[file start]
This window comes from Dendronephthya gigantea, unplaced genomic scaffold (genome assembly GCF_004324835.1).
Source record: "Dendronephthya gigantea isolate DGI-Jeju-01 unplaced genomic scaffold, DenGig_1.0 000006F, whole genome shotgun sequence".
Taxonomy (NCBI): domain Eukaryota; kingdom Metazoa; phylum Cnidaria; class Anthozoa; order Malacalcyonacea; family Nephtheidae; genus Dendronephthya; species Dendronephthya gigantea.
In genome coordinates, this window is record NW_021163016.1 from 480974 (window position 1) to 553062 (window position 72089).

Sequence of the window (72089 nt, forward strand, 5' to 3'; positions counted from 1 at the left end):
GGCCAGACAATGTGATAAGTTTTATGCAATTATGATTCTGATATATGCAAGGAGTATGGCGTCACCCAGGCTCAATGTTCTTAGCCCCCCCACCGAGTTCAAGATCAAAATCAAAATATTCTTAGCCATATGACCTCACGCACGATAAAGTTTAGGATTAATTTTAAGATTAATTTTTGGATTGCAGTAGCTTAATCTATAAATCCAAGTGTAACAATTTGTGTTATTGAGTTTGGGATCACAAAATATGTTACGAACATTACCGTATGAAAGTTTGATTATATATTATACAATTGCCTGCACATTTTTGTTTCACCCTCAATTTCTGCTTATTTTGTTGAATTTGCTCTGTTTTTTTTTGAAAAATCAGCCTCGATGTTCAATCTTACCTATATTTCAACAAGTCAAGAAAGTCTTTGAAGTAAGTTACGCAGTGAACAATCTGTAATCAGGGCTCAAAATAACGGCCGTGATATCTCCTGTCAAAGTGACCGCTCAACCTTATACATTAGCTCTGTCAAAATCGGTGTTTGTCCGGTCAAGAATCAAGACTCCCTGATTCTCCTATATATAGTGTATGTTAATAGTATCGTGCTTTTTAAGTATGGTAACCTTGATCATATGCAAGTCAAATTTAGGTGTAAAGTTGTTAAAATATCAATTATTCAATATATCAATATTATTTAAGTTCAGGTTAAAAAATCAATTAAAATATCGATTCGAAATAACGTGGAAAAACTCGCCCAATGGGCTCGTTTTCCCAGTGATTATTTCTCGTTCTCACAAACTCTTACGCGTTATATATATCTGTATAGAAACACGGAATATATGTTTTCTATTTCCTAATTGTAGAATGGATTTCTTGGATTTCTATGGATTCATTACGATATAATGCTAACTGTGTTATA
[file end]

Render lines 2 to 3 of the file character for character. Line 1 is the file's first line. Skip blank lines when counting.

Source record: "Dendronephthya gigantea isolate DGI-Jeju-01 unplaced genomic scaffold, DenGig_1.0 000006F, whole genome shotgun sequence".
Taxonomy (NCBI): domain Eukaryota; kingdom Metazoa; phylum Cnidaria; class Anthozoa; order Malacalcyonacea; family Nephtheidae; genus Dendronephthya; species Dendronephthya gigantea.